Without a shadow of a doubt, cancer is the deadliest disease that humans encounter in their lives. With doctors and medical scientists working round the clock, tirelessly, we have somewhat been able to give scant relief to the dying patient. Continue reading “Now Cancer can be detected 6 years in Advance! – Dr Zahra Hussaini”
‘Raising awareness of symptoms and that childhood cancer is not rare, is the first hurdle to jump,’ read the inspiring post of this mother who lost her child to cancer in 2015.
(NaturalNews) One of the most exciting developments in the war on cancer has just been published in the Journal of Acupuncture and Meridian Studies, where new research shows that the homeopathic remedy, Lycopodium Clavatum (a spore bearing plant from the clubmoss family), has an anti-cancer effect on infected cells while protecting normal blood cells.
The report by the Boiron Laboratory in France and the University of Kalyani in India reveals that highly diluted Lycopodium Clavatum remedies (LC-5C and LC-15C) are capable of inducing ‘apoptosis’ (cellular death) in cervical cancer cells, signifying their possible use as a supportive medicine in cancer therapy.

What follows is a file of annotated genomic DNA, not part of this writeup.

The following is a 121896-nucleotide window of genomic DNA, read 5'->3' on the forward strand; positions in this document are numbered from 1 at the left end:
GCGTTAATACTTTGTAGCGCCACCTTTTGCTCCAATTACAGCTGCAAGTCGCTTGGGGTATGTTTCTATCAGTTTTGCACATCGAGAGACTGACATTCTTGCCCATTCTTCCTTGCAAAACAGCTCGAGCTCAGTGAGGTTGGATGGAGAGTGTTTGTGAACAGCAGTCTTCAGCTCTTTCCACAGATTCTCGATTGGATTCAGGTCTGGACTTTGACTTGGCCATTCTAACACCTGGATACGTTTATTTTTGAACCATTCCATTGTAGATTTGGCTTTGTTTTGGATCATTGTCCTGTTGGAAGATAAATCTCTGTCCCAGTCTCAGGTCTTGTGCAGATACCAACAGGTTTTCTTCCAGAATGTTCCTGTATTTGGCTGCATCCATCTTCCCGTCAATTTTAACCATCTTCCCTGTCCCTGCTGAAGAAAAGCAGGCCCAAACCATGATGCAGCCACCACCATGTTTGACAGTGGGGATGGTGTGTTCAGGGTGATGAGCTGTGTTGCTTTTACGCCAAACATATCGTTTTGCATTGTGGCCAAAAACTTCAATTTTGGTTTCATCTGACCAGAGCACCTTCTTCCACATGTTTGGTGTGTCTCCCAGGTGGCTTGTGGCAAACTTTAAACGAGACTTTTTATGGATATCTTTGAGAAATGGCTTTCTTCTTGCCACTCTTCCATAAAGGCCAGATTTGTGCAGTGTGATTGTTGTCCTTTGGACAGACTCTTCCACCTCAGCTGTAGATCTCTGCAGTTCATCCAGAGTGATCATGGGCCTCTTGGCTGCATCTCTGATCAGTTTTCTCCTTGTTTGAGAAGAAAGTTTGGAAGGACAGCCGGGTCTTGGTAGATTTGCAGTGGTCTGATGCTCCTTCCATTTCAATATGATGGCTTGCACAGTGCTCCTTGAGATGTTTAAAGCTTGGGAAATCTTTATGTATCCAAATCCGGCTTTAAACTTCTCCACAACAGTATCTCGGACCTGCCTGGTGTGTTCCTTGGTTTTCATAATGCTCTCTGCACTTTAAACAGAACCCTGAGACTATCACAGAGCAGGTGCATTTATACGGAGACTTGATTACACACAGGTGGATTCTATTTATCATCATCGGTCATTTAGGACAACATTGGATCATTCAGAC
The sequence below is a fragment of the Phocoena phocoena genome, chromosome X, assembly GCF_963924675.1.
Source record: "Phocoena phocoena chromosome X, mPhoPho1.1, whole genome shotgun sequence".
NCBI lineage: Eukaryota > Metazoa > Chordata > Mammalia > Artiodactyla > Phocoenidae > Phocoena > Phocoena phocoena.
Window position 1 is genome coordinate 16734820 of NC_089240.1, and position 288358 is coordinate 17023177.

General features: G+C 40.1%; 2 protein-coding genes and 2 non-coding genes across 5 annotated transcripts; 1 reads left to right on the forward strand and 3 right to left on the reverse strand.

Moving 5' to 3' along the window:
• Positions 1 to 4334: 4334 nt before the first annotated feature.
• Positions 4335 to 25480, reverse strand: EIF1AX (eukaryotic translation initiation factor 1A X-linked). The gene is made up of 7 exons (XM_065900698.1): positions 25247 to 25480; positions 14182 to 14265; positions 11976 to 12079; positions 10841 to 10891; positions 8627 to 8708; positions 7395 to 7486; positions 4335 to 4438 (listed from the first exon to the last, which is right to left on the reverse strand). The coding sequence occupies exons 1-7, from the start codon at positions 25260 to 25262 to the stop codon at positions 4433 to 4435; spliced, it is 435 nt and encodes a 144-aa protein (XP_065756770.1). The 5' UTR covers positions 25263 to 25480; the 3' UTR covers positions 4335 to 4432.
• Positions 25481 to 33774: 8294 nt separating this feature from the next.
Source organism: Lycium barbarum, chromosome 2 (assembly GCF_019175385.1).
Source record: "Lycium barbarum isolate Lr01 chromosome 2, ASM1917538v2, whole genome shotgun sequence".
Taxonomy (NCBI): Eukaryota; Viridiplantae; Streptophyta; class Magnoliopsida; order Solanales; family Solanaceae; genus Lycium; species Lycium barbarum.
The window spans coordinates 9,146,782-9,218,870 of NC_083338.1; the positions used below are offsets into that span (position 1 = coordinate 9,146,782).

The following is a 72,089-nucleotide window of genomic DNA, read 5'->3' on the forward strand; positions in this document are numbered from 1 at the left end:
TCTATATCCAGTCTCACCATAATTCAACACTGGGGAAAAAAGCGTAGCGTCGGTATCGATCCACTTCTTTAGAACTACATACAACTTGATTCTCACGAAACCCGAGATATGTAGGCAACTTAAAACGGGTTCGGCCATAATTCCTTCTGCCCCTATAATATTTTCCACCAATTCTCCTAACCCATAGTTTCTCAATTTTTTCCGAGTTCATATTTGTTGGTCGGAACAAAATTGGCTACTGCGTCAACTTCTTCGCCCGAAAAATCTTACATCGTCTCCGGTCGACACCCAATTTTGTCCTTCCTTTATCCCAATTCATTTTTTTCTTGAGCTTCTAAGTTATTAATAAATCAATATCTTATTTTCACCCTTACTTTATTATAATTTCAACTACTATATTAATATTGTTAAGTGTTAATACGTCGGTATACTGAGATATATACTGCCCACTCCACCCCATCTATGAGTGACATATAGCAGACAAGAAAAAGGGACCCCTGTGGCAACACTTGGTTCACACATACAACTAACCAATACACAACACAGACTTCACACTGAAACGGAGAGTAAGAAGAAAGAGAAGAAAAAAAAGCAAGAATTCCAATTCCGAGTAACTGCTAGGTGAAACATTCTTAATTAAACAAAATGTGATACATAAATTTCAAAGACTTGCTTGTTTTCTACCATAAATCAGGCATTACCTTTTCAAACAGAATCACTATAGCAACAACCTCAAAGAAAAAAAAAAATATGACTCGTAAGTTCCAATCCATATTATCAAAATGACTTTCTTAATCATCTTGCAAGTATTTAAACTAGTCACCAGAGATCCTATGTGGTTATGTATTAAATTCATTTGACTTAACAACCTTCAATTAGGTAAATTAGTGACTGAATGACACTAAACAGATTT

The $200 billion dollar per year cancer industry is desperate to convince you that chemotherapy, radiation, toxic drugs and surgery are the only proven treatments for the disease, faced as it is today, with rising demand for complementary and alternative cancer medicines.
Continue reading “Homeopathic remedy Lycopodium Clavatum offers new hope to cancer sufferers: Study”
On the basis of current smoking patterns, with a global average of about 50% of young men and 10% of young women becoming smokers and relatively few stopping, annual tobacco-attributable deaths will rise from about 5 million in 2010 to more than 10 million a few decades hence,1-3 as the young smokers of today reach middle and old age. This increase is due partly to population growth and partly to the fact that, in some large populations, generations in which few people smoked substantial numbers of cigarettes throughout adult life are being succeeded by generations in which many people did so. There were about 100 million deaths from tobacco in the 20th century, most in developed countries.2,3 If current smoking patterns persist, tobacco will kill about 1 billion people this century, mostly in low- and middle-income countries. About half of these deaths will occur before 70 years of age.1-4